When you plant this garden, may God richly bless you in your sincere endeavor. Read more »
Posts for category ‘Thinking Skills’
To help you put some fuel (i.e., persistence) behind your passion, I want you to answer the following questions (without bias, judgment, or concern about what others might think, or how you might feel later). Just focus. Read more »
Your purpose is not something you create, it was already created for you. I call this the “promise.” Our job is to uncover our unique talents, skills, and abilities (i.e., our gifts) and use them to serve others for the purpose of our creator. Therefore, our purpose is the same, the only difference is the vehicle in which we choose to pursue it.
Listed below are some strategies that will help you uncover your uniqueness. How you choose to use those gifts to serve others will be entirely up to you. Read more »
A RealWorld Student writes:
I HAVE THIS TEST TO TAKE IN ABOUT 51 DAYS, I HAVE BEEN PREPARING FOR THIS EXAM FOR ABOUT 9 MONTHS AND I HAVE TO ACE IT , SOMETIMES I HAVE SELF DOUBTS ABOUT MY CAPABILITIES WHICH I ALWAYS TRY TO SAY MYSELF THAT IT IS BY BEING SUCCESSFULL IN THE PRESENT THAT YOU CAN EXPECT A POSITIVE FUTURE. I JUST WANTED TO KNOW HOW AM I SUPPOSE TO BE POSITIVELY MOTIVATED AND ACTIVE IN MOST OF MY PREPARATION.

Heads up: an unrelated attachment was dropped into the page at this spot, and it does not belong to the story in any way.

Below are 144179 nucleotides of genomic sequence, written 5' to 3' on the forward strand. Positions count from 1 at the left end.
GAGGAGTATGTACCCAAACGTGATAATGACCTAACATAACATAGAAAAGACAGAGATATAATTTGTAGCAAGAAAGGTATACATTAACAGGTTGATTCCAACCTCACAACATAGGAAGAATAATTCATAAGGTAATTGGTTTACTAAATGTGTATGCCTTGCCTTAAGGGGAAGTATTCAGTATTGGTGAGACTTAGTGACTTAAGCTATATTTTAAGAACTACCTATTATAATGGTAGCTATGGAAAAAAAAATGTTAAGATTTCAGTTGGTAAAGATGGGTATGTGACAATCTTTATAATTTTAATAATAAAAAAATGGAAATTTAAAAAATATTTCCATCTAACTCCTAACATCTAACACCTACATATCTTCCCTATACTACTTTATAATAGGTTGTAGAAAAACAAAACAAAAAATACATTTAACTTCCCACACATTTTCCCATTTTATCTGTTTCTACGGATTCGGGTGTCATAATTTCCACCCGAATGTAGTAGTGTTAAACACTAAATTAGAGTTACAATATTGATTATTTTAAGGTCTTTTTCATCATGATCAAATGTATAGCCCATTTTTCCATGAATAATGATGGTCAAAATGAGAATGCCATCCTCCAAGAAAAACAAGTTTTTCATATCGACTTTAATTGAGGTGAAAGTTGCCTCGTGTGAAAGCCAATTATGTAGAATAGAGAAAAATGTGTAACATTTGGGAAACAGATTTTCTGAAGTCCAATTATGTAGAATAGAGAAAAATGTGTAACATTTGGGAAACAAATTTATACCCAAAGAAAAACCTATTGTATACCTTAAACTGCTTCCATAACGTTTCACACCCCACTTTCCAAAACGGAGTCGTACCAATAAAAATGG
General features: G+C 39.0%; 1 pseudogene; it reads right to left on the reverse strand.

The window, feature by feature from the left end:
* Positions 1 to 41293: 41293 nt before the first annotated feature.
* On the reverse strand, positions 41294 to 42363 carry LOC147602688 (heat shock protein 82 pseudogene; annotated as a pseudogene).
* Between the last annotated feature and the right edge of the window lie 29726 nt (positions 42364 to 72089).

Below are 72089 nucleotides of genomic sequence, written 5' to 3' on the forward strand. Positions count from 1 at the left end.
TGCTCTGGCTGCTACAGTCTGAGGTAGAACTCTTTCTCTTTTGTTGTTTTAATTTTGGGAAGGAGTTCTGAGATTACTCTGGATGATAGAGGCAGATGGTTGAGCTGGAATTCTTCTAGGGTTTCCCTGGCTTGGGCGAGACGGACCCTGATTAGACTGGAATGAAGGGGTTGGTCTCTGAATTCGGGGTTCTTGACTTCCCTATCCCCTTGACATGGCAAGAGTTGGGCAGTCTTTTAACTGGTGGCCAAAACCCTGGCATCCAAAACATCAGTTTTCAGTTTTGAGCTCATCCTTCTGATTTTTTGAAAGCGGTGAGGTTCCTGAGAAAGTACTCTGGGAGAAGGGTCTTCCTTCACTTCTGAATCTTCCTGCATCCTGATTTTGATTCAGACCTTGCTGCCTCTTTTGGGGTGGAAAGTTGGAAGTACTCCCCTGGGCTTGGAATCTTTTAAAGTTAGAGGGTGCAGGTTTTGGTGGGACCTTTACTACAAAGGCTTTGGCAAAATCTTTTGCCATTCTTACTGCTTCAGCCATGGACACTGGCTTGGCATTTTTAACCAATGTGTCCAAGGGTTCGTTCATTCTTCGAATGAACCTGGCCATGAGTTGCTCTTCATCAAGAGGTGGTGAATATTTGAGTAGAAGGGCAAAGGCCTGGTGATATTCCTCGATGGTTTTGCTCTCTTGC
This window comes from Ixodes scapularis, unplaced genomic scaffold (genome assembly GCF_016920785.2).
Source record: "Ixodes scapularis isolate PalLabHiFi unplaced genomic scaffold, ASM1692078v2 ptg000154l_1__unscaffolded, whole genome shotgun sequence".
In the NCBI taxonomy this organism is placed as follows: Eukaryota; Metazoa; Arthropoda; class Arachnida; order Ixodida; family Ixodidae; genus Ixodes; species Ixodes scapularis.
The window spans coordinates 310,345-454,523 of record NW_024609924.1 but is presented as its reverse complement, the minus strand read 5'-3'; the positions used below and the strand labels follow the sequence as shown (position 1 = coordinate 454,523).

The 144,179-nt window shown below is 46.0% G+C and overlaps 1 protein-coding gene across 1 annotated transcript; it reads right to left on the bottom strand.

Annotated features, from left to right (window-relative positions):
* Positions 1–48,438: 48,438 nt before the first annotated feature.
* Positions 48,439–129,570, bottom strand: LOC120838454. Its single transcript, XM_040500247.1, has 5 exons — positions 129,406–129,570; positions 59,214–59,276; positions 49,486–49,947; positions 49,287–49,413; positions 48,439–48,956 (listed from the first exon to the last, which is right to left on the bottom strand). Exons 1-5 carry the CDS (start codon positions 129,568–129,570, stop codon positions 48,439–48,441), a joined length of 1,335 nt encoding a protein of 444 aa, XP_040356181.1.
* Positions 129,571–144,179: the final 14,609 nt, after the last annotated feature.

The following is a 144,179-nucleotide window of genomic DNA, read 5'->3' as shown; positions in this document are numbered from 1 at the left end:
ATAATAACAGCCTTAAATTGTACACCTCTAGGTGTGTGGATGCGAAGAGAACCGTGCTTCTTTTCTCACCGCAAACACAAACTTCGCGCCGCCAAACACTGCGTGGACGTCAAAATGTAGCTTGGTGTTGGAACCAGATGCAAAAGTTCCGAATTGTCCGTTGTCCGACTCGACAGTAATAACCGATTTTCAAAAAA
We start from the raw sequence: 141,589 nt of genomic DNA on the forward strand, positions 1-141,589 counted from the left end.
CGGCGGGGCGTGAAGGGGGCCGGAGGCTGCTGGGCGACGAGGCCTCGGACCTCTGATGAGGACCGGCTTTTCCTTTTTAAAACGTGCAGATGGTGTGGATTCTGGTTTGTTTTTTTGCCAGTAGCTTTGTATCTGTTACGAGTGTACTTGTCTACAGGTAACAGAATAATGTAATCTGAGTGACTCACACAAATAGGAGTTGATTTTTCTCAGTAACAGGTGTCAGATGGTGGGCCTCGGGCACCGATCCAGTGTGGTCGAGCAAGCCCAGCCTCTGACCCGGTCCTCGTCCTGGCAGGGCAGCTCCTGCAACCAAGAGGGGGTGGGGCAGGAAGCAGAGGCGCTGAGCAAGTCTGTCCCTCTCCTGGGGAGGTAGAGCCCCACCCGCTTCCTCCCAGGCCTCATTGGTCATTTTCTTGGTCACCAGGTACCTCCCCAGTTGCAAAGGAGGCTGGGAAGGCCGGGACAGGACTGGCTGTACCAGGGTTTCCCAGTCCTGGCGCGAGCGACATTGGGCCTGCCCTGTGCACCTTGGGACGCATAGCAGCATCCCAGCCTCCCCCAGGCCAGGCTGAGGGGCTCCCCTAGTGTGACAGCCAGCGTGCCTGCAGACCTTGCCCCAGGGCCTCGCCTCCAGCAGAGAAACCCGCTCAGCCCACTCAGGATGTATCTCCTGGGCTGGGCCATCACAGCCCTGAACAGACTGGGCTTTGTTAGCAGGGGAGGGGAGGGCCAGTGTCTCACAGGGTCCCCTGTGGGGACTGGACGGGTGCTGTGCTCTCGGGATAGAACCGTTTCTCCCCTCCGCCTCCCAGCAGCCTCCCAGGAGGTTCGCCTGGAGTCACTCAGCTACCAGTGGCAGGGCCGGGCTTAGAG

Seven Reasons Not to Worry
Worry, if not controlled, can become one of the biggest emotional drains in our lives. As a college student, the worry list is endless: poor grades, high tuition (or mal-tuition), next meal, an uncertain future, poor relationships, and the list goes on and on. I’m getting depressed just thinking about it.
However, in study conducted on human behavior, statistics revealed that of all of the things we worry about, only 7% of our worries are actually worth worrying about; the study revealed that 93% of our worries either won’t happen or is totally out of our control to do anything about anyway. Then why do we spend so much time doing worrying? Because like most bad habits that we possess, we’ve been conditioned to do it.
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I used this exercise on a class I taught about five years ago to get my students to look at themselves from a different perspective. I call it the “Dirty Dozen” because it keeps us from hiding our dirty laundry. That’s why I phrased these questions in the first person…to get you to internalize them.
Ask yourself these questions out loud (in private of course) and answer every one of them:
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